Given the plethora of technologies available, physical stores selectively deploy technology based on the specific business goals in target. Once the goals are defined, enabling technologies can be chosen and implemented.
One obvious goal for a retail brand is to enhance the overall shopping experience, for every customer who walks in. Another is to boost store footfalls.
Let us look at some in-store technology use cases below:
Headsets and devices to help users superimpose digital environments in real-life environments. Many brands deploy devices built on augmented reality to enable customers to experience the product. Car makers such as BMW and Range Rover use AR devices to allow users to experience the vehicles without physical driving.
A number of retailers have taken to using VR to show virtual products to the customer. This is convenient when you don’t have the product available in-store. For example, in its store in Amsterdam, Marks & Spencer has a virtual, real-life size dress rail on a touchscreen, allowing shoppers to browse through the latest offerings. Another instance is IKEA building a VR store experience through pop up stores in the Middle East, where visitors can view, and shop IKEA’s furnishing products by wearing VR headsets.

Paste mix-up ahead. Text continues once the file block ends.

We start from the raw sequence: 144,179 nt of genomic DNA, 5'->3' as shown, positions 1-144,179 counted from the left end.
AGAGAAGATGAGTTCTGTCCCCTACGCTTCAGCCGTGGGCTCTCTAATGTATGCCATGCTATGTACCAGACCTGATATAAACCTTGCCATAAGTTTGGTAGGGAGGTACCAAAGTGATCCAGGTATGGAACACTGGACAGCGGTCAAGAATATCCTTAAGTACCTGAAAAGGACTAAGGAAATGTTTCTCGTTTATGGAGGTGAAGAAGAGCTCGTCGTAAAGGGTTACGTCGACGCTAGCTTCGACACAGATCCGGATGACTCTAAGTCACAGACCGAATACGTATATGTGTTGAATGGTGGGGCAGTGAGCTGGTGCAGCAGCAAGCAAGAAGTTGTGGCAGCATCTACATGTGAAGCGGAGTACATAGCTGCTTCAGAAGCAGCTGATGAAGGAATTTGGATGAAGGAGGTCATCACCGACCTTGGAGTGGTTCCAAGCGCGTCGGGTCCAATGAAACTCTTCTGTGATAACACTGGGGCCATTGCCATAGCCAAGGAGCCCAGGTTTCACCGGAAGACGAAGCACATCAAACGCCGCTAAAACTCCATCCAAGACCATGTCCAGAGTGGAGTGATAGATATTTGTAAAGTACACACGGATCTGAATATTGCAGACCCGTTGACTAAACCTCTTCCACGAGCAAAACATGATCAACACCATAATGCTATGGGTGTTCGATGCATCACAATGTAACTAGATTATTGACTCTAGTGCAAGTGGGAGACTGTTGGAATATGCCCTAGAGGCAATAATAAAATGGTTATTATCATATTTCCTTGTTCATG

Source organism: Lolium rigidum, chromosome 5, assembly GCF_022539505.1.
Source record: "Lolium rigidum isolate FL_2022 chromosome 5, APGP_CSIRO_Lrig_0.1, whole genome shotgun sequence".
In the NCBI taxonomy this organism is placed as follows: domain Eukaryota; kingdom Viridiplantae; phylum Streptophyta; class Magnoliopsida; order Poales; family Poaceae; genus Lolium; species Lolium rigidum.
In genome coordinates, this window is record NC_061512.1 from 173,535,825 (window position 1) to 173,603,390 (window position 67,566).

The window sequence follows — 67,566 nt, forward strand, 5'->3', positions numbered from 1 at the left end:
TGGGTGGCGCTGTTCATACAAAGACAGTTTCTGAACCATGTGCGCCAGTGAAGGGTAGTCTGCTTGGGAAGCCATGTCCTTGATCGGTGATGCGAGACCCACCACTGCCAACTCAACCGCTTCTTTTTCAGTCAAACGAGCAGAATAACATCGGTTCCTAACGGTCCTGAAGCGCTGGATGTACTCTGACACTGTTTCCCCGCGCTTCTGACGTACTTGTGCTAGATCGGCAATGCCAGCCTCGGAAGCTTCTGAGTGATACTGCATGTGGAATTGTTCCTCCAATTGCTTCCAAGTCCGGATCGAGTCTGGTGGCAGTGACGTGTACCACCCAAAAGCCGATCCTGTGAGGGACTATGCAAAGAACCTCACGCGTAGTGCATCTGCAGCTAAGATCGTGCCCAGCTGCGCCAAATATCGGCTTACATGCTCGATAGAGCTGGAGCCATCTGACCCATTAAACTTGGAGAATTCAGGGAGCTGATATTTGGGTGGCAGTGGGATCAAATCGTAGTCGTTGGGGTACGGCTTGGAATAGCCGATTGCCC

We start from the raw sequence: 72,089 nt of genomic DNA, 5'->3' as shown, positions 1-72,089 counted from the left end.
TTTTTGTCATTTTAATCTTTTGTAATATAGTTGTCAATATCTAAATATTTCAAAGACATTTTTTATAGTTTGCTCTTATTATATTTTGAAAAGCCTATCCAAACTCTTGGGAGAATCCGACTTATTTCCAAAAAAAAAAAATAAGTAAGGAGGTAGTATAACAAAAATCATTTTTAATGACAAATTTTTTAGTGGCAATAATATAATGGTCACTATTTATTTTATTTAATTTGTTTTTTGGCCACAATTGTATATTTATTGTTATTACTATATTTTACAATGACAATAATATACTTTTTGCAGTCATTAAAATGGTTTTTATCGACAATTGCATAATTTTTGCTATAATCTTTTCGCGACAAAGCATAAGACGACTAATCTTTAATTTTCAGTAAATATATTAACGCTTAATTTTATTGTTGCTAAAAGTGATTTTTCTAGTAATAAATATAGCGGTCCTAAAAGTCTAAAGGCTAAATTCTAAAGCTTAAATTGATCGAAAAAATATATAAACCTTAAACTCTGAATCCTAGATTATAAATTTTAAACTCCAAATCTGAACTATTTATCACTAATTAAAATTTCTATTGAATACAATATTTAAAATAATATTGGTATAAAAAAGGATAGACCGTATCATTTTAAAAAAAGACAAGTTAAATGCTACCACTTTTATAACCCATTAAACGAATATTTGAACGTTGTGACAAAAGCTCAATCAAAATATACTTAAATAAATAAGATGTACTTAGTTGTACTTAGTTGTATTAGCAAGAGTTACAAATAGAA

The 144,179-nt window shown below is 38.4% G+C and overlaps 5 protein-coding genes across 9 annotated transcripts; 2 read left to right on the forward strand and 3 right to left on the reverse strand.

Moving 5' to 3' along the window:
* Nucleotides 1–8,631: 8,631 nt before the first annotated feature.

AI has multiple applications in a physical store. The most familiar instance is that of Amazon Go, which deploys AI to track purchases and enable a seamless buying experience, in a cashierless store. The landscape of AI applications in physical retail is still unravelling itself. Some instances include the deployment of voice AI to get customer service and enable customized store settings, interactive dressing rooms and self-checkouts based on AI systems. The future possibilities are endless.
China is considered a leader in the adoption of facial recognition to enhance in-store retail experience. Customers pay by scanning their faces, which in the database are linked to payment details; shopping is seamless and the entire process beats identity frauds. Another benefit is that shoplifters can be identified by the system as soon as they enter the store.
Allows for use of in-store analytics capabilities to drive better customer experience. While sensor technology pertains largely to on-the-go-billing and merchandise tracking — for eg., RFID, and sensor-fitted shelves to spot misplaced stock– the benefits reflect in boosted sales, merchandise management and enhanced store layout, among others.
When a customer visits a store, it gives the brand an opportunity to create a delightful and memorable experience. Digitization can play a major part in creating these lasting relationships with your customers by :
Once businesses have mapped business goals to technology and implemented it, it is vital to measure impact and gauge the ROI prior to scaling. In fact, planning your investments on digital technologies must accompany pre-defined measuring mechanisms to check if the technology meets pre-set branding or business goals. In simple terms, the digitization efforts must favour the customer as well as the business. To stay on track, your business must build a consistent performance assessment system.